Congress, White House Appear on a Path to Temporarily Avoid Shutdown
The two sides have yet to reach an agreement on the length of a stopgap bill.
Lawmakers and the White House are advancing talks toward agreement on a stopgap funding bill that would avoid a shutdown in October, extending funding for agencies until at least after the Nov. 3 election.
With just weeks until current funding for all federal agencies expires on Sept. 30, lawmakers have conceded that a continuing resolution that keeps the government funded at fiscal 2020 levels will be necessary. House Speaker Nancy Pelosi, D-Calif., and Treasury Secretary Steve Mnuchin, have agreed to pursue a “clean” CR, according to multiple reports, rather than attaching any other provisions to the spending bill.
The agreement appears to separate the CR negotiations from talks regarding a new relief package aimed at easing economic damage from the coronavirus pandemic, which lawmakers had previously floated lumping together in a single bill. Senate Republicans, the White House and House Democrats remain far divided on what such a package should look like, so putting those issues on distinct tracks significantly reduces the odds of a shutdown.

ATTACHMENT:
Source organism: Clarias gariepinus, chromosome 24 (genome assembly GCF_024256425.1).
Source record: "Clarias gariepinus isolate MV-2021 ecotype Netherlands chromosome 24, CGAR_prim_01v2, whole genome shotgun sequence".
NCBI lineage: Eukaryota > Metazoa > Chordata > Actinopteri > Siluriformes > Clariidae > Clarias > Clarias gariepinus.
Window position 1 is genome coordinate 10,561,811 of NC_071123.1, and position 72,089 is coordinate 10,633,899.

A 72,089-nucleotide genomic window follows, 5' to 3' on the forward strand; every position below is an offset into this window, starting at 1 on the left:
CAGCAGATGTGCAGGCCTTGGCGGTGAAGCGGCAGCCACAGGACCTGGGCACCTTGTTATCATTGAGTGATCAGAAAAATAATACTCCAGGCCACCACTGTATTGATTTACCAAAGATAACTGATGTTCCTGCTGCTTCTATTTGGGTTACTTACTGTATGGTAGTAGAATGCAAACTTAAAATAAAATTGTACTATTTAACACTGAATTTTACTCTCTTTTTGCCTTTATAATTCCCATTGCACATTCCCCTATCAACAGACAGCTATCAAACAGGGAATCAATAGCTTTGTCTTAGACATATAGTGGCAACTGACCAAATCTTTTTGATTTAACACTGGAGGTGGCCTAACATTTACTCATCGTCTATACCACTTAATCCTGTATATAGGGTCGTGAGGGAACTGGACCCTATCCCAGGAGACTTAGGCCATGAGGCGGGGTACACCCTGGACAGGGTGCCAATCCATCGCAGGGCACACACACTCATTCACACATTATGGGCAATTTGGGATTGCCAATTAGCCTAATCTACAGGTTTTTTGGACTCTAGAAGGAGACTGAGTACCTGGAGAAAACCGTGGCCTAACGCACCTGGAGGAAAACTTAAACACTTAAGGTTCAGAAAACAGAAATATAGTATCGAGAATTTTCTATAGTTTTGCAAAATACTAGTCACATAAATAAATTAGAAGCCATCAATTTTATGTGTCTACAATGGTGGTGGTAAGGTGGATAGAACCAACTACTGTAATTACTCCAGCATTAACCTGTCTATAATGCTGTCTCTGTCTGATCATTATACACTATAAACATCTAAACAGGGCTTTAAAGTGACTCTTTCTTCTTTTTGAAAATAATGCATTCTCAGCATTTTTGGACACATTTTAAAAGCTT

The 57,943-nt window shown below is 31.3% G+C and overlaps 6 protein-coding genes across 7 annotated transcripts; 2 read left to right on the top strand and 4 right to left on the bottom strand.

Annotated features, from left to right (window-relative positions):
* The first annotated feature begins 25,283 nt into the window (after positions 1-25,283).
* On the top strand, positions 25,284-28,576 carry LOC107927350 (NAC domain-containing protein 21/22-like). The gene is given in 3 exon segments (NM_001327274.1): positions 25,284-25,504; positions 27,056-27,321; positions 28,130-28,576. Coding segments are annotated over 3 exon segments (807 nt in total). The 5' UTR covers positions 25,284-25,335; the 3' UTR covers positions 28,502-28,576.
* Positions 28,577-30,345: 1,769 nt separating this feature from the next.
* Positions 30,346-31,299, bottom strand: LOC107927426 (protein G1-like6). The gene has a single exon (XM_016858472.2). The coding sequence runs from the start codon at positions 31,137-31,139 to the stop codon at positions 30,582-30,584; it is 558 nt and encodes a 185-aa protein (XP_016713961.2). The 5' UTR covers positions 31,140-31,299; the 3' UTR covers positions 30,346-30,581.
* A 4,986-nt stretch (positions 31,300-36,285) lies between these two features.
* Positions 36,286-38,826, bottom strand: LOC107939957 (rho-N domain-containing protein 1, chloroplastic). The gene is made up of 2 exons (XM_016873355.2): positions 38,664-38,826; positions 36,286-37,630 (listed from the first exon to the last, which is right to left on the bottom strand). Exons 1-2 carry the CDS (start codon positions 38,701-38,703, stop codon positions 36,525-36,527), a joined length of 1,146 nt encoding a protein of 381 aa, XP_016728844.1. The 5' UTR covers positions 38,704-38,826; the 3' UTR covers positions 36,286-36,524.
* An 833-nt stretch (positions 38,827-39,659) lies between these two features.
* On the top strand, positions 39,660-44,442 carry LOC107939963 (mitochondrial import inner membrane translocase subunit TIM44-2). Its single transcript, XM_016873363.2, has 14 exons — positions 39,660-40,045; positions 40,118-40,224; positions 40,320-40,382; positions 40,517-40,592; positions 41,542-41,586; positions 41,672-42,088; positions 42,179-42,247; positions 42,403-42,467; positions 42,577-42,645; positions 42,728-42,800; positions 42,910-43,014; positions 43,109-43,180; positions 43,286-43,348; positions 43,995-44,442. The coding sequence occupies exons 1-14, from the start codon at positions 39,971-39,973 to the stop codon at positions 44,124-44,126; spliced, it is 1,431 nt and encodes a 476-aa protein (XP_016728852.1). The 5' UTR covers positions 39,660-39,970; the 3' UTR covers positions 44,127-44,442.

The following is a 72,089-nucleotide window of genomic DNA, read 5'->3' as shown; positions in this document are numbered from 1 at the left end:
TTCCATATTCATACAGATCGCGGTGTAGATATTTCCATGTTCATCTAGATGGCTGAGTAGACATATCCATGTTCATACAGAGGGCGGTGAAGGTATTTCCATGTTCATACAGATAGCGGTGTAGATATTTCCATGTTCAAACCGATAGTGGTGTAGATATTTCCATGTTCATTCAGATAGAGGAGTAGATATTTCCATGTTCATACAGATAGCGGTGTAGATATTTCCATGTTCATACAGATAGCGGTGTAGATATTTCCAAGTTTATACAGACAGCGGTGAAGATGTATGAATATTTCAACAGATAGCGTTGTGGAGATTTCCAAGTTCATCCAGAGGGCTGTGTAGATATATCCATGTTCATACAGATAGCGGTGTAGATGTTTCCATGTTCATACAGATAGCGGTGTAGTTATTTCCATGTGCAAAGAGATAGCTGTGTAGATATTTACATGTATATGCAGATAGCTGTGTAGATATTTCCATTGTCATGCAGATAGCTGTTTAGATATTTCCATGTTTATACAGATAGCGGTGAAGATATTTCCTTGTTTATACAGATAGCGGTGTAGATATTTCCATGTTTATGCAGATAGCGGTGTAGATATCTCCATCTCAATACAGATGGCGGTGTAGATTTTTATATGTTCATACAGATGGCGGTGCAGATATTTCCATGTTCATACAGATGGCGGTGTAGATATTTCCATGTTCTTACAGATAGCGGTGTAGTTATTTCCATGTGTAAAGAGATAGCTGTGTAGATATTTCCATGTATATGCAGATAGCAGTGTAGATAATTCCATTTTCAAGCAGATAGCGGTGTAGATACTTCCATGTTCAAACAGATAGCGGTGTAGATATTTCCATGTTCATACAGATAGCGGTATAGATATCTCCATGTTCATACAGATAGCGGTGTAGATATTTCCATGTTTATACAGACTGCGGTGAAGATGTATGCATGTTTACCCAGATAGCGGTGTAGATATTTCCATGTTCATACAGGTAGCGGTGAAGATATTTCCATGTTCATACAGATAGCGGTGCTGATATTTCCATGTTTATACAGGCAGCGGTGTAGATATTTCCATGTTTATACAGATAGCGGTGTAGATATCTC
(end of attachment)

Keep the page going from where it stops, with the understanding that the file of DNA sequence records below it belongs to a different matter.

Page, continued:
The House has passed 10 of the 12 annual spending bills, but those were agreed to largely without Republican support. The Senate has yet to approve any of its bills, even at the committee level. House Majority Leader Steny Hoyer, D-Md., recently acknowledged in a letter to colleagues that a stopgap bill would be necessary.
“At this rate, it is likely that we will have to pass a continuing resolution to keep government open past the end of this fiscal year,” Hoyer said. “While that is not ideal, the House will do its job to avert a shutdown that would only further damage our economy.”
Lawmakers and the White House must still determine the length of any spending bill. Republicans are reportedly pushing an agreement that would fund agencies through early December, thereby giving them one more opportunity to control appropriations even if they were to lose the White House or the Senate majority. Democrats have yet to back such an approach, and could push for a longer-term deal.
White House Press Secretary Kayleigh McEnany said on Thursday the administration's approach to funding had been "discussed internally."
“We do believe that we'll be able to get funding to avoid a shutdown,” McEnany said.